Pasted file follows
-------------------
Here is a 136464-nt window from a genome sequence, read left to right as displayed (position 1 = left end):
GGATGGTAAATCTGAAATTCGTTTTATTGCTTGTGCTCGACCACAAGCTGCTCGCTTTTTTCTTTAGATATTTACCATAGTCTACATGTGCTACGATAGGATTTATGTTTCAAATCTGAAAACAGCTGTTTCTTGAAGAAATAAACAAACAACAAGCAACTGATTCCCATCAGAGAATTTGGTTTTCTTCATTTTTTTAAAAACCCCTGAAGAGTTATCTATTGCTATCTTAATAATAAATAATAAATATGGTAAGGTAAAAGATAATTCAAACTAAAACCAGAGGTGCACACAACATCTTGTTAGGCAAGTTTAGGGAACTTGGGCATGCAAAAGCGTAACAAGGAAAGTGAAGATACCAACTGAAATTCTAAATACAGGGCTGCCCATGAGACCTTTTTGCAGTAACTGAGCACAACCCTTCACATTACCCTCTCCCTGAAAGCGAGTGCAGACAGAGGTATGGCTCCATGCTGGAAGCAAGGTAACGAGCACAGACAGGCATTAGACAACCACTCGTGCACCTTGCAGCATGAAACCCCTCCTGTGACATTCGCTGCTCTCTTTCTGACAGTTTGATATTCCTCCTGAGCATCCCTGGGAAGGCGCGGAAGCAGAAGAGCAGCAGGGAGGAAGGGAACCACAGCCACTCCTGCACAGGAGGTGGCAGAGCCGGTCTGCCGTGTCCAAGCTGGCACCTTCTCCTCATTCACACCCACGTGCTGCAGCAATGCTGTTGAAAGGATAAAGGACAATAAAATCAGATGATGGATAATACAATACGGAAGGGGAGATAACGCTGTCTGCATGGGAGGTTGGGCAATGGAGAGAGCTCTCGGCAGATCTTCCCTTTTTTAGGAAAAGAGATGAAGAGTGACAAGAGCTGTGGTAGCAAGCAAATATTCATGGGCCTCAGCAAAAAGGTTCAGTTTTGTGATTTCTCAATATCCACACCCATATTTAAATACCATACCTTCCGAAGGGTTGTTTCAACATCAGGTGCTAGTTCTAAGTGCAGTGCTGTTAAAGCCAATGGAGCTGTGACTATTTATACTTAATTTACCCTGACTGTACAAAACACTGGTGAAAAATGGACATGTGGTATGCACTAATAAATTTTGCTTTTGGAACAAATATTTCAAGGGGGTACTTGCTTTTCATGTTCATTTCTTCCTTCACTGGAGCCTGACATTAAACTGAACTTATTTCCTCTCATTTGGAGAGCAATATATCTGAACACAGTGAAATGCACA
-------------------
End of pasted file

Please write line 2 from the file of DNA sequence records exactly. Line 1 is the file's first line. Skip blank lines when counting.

GGATGGTAAATCTGAAATTCGTTTTATTGCTTGTGCTCGACCACAAGCTGCTCGCTTTTTTCTTTAGATATTTACCATAGTCTACATGTGCTACGATAGGATTTATGTTTCAAATCTGAAAACAGCTGTTTCTTGAAGAAATAAACAAACAACAAGCAACTGATTCCCATCAGAGAATTTGGTTTTCTTCATTTTTTTAAAAACCCCTGAAGAGTTATCTATTGCTATCTTAATAATAAATAATAAATATGGTAAGGTAAAAGATAATTCAAACTAAAACCAGAGGTGCACACAACATCTTGTTAGGCAAGTTTAGGGAACTTGGGCATGCAAAAGCGTAACAAGGAAAGTGAAGATACCAACTGAAATTCTAAATACAGGGCTGCCCATGAGACCTTTTTGCAGTAACTGAGCACAACCCTTCACATTACCCTCTCCCTGAAAGCGAGTGCAGACAGAGGTATGGCTCCATGCTGGAAGCAAGGTAACGAGCACAGACAGGCATTAGACAACCACTCGTGCACCTTGCAGCATGAAACCCCTCCTGTGACATTCGCTGCTCTCTTTCTGACAGTTTGATATTCCTCCTGAGCATCCCTGGGAAGGCGCGGAAGCAGAAGAGCAGCAGGGAGGAAGGGAACCACAGCCACTCCTGCACAGGAGGTGGCAGAGCCGGTCTGCCGTGTCCAAGCTGGCACCTTCTCCTCATTCACACCCACGTGCTGCAGCAATGCTGTTGAAAGGATAAAGGACAATAAAATCAGATGATGGATAATACAATACGGAAGGGGAGATAACGCTGTCTGCATGGGAGGTTGGGCAATGGAGAGAGCTCTCGGCAGATCTTCCCTTTTTTAGGAAAAGAGATGAAGAGTGACAAGAGCTGTGGTAGCAAGCAAATATTCATGGGCCTCAGCAAAAAGGTTCAGTTTTGTGATTTCTCAATATCCACACCCATATTTAAATACCATACCTTCCGAAGGGTTGTTTCAACATCAGGTGCTAGTTCTAAGTGCAGTGCTGTTAAAGCCAATGGAGCTGTGACTATTTATACTTAATTTACCCTGACTGTACAAAACACTGGTGAAAAATGGACATGTGGTATGCACTAATAAATTTTGCTTTTGGAACAAATATTTCAAGGGGGTACTTGCTTTTCATGTTCATTTCTTCCTTCACTGGAGCCTGACATTAAACTGAACTTATTTCCTCTCATTTGGAGAGCAATATATCTGAACACAGTGAAATGCACA